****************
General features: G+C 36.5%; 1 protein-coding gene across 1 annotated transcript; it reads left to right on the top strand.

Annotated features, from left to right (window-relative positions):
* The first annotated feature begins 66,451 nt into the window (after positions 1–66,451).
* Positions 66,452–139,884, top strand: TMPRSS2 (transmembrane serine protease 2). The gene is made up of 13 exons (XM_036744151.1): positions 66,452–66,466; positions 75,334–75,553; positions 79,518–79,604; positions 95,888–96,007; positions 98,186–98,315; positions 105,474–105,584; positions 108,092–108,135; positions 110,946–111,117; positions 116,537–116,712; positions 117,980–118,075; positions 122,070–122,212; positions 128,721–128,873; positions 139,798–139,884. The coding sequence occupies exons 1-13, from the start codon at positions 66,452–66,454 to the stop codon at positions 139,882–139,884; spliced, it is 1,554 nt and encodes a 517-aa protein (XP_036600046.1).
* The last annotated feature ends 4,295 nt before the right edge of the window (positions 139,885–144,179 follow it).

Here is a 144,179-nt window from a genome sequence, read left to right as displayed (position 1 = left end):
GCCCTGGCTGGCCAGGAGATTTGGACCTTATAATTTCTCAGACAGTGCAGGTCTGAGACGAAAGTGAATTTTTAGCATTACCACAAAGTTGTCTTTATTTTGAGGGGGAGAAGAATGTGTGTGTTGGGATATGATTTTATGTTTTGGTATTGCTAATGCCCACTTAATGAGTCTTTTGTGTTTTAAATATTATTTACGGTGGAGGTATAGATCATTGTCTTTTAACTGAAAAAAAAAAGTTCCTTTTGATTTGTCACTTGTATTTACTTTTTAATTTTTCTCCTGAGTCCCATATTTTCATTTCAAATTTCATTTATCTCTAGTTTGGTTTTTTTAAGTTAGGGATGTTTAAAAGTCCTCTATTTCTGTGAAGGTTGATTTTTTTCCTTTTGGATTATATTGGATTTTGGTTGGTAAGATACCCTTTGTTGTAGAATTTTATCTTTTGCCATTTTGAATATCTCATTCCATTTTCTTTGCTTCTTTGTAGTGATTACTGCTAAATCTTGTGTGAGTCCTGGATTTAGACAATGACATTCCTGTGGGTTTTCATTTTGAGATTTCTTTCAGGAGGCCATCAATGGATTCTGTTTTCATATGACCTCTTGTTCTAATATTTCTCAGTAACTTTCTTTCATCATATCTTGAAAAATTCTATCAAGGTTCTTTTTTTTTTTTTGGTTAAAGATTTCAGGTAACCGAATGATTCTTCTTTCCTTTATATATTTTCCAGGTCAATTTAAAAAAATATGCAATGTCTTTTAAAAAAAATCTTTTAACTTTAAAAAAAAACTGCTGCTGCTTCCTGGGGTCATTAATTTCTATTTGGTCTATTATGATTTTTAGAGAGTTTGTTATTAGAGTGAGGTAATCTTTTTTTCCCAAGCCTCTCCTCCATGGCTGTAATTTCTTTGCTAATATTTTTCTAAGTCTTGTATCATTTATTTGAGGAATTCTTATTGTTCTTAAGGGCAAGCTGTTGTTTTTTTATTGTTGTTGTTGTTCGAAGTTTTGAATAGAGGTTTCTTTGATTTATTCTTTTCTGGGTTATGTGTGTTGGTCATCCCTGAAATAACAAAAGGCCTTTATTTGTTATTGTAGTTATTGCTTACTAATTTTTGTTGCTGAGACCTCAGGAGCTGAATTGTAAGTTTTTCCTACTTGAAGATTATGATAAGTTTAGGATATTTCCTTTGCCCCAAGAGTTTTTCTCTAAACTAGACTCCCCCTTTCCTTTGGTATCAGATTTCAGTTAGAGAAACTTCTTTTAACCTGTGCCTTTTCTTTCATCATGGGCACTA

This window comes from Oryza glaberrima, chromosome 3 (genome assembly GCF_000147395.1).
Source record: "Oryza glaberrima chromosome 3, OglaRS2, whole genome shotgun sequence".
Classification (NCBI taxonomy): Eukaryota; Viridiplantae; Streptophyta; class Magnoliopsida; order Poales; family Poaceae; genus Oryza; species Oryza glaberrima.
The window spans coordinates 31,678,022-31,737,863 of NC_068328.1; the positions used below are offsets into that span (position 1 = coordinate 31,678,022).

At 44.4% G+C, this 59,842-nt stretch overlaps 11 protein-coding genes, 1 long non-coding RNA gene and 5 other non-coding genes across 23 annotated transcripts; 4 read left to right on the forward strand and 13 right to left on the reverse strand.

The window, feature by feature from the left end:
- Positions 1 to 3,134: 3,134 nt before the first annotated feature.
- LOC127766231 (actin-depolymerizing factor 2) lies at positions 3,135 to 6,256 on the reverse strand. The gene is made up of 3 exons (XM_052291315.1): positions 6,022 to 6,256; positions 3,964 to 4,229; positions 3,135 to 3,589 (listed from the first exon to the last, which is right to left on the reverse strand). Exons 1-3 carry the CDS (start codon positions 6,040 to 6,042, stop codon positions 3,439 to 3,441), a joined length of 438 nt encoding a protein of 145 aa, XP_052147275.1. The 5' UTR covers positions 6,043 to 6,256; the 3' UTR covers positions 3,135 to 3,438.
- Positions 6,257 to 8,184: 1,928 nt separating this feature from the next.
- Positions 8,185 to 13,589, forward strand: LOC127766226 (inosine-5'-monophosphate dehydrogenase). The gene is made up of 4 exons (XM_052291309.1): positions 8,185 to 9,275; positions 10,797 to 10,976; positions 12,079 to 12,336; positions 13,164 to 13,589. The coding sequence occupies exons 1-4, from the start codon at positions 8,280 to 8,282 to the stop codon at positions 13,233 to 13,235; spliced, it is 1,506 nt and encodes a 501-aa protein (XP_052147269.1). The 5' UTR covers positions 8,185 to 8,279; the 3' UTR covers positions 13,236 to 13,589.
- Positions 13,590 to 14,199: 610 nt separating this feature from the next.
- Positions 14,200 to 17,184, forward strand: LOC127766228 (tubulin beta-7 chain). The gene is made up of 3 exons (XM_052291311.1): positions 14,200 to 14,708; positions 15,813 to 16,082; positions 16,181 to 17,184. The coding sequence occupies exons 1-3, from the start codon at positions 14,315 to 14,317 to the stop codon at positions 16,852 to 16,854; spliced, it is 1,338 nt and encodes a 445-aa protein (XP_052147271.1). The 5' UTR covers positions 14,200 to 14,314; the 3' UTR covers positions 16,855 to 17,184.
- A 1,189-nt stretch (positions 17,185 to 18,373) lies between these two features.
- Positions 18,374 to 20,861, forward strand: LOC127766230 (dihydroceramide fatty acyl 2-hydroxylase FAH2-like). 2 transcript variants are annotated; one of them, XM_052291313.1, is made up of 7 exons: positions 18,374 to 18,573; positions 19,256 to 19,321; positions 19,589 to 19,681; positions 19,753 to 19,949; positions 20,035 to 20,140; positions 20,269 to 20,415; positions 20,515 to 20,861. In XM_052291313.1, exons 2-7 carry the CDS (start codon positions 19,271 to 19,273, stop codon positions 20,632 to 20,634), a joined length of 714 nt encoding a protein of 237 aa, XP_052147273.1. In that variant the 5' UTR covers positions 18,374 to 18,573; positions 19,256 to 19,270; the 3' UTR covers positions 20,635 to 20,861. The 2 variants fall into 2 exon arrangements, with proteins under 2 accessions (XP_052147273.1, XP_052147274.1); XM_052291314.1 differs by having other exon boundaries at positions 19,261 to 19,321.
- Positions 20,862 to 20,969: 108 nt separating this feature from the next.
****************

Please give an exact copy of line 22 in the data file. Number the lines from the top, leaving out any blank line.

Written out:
- Positions 20,862 to 20,969: 108 nt separating this feature from the next.